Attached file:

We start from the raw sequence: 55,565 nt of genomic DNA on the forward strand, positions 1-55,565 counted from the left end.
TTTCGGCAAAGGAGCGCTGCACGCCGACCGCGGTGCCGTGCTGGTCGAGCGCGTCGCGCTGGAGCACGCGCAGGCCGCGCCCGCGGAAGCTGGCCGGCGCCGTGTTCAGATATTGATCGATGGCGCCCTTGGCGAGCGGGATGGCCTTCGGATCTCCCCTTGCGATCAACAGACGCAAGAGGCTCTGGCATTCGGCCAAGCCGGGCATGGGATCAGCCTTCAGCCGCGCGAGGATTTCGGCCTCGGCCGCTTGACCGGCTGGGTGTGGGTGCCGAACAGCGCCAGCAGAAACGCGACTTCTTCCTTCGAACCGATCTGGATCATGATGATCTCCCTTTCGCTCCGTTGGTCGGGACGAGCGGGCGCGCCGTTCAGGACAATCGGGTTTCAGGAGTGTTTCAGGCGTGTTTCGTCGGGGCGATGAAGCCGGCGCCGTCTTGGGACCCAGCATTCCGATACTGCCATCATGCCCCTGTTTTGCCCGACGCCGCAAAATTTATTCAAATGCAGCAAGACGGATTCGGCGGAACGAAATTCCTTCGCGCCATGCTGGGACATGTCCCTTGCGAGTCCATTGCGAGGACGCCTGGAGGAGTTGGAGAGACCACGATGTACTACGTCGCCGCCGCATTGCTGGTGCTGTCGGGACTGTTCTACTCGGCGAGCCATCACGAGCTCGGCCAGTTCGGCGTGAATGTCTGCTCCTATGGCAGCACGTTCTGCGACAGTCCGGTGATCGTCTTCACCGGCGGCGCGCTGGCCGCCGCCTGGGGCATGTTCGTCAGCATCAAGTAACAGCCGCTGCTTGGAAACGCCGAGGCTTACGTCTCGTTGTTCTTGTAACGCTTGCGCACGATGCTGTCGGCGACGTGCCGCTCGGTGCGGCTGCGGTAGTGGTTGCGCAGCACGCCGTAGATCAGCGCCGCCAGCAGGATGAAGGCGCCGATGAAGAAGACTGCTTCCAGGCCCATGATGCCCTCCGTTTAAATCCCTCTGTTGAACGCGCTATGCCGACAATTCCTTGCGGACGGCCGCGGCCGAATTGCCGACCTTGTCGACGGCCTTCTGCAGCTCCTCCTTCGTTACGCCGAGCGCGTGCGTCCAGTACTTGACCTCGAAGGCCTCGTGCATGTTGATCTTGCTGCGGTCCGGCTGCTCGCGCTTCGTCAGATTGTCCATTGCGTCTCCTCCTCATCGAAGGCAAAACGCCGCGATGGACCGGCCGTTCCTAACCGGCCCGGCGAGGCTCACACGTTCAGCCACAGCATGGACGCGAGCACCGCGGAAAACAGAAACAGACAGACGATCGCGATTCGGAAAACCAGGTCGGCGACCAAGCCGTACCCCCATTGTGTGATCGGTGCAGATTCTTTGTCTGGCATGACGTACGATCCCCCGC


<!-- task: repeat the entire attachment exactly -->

We start from the raw sequence: 55,565 nt of genomic DNA on the forward strand, positions 1-55,565 counted from the left end.
TTTCGGCAAAGGAGCGCTGCACGCCGACCGCGGTGCCGTGCTGGTCGAGCGCGTCGCGCTGGAGCACGCGCAGGCCGCGCCCGCGGAAGCTGGCCGGCGCCGTGTTCAGATATTGATCGATGGCGCCCTTGGCGAGCGGGATGGCCTTCGGATCTCCCCTTGCGATCAACAGACGCAAGAGGCTCTGGCATTCGGCCAAGCCGGGCATGGGATCAGCCTTCAGCCGCGCGAGGATTTCGGCCTCGGCCGCTTGACCGGCTGGGTGTGGGTGCCGAACAGCGCCAGCAGAAACGCGACTTCTTCCTTCGAACCGATCTGGATCATGATGATCTCCCTTTCGCTCCGTTGGTCGGGACGAGCGGGCGCGCCGTTCAGGACAATCGGGTTTCAGGAGTGTTTCAGGCGTGTTTCGTCGGGGCGATGAAGCCGGCGCCGTCTTGGGACCCAGCATTCCGATACTGCCATCATGCCCCTGTTTTGCCCGACGCCGCAAAATTTATTCAAATGCAGCAAGACGGATTCGGCGGAACGAAATTCCTTCGCGCCATGCTGGGACATGTCCCTTGCGAGTCCATTGCGAGGACGCCTGGAGGAGTTGGAGAGACCACGATGTACTACGTCGCCGCCGCATTGCTGGTGCTGTCGGGACTGTTCTACTCGGCGAGCCATCACGAGCTCGGCCAGTTCGGCGTGAATGTCTGCTCCTATGGCAGCACGTTCTGCGACAGTCCGGTGATCGTCTTCACCGGCGGCGCGCTGGCCGCCGCCTGGGGCATGTTCGTCAGCATCAAGTAACAGCCGCTGCTTGGAAACGCCGAGGCTTACGTCTCGTTGTTCTTGTAACGCTTGCGCACGATGCTGTCGGCGACGTGCCGCTCGGTGCGGCTGCGGTAGTGGTTGCGCAGCACGCCGTAGATCAGCGCCGCCAGCAGGATGAAGGCGCCGATGAAGAAGACTGCTTCCAGGCCCATGATGCCCTCCGTTTAAATCCCTCTGTTGAACGCGCTATGCCGACAATTCCTTGCGGACGGCCGCGGCCGAATTGCCGACCTTGTCGACGGCCTTCTGCAGCTCCTCCTTCGTTACGCCGAGCGCGTGCGTCCAGTACTTGACCTCGAAGGCCTCGTGCATGTTGATCTTGCTGCGGTCCGGCTGCTCGCGCTTCGTCAGATTGTCCATTGCGTCTCCTCCTCATCGAAGGCAAAACGCCGCGATGGACCGGCCGTTCCTAACCGGCCCGGCGAGGCTCACACGTTCAGCCACAGCATGGACGCGAGCACCGCGGAAAACAGAAACAGACAGACGATCGCGATTCGGAAAACCAGGTCGGCGACCAAGCCGTACCCCCATTGTGTGATCGGTGCAGATTCTTTGTCTGGCATGACGTACGATCCCCCGC